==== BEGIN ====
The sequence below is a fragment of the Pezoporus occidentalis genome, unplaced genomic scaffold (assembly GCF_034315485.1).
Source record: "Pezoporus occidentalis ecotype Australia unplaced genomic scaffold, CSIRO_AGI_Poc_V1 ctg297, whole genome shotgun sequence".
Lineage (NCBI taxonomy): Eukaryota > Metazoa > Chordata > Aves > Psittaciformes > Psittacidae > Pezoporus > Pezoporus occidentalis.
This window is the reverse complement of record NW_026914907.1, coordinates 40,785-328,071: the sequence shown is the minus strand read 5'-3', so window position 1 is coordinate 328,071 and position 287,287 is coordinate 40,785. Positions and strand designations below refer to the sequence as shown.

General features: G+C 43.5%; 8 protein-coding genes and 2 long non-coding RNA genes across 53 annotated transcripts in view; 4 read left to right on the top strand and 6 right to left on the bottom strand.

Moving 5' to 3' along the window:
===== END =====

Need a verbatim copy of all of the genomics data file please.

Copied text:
The sequence below is a fragment of the Pezoporus occidentalis genome, unplaced genomic scaffold (assembly GCF_034315485.1).
Source record: "Pezoporus occidentalis ecotype Australia unplaced genomic scaffold, CSIRO_AGI_Poc_V1 ctg297, whole genome shotgun sequence".
Lineage (NCBI taxonomy): Eukaryota > Metazoa > Chordata > Aves > Psittaciformes > Psittacidae > Pezoporus > Pezoporus occidentalis.
This window is the reverse complement of record NW_026914907.1, coordinates 40,785-328,071: the sequence shown is the minus strand read 5'-3', so window position 1 is coordinate 328,071 and position 287,287 is coordinate 40,785. Positions and strand designations below refer to the sequence as shown.

General features: G+C 43.5%; 8 protein-coding genes and 2 long non-coding RNA genes across 53 annotated transcripts in view; 4 read left to right on the top strand and 6 right to left on the bottom strand.

Moving 5' to 3' along the window: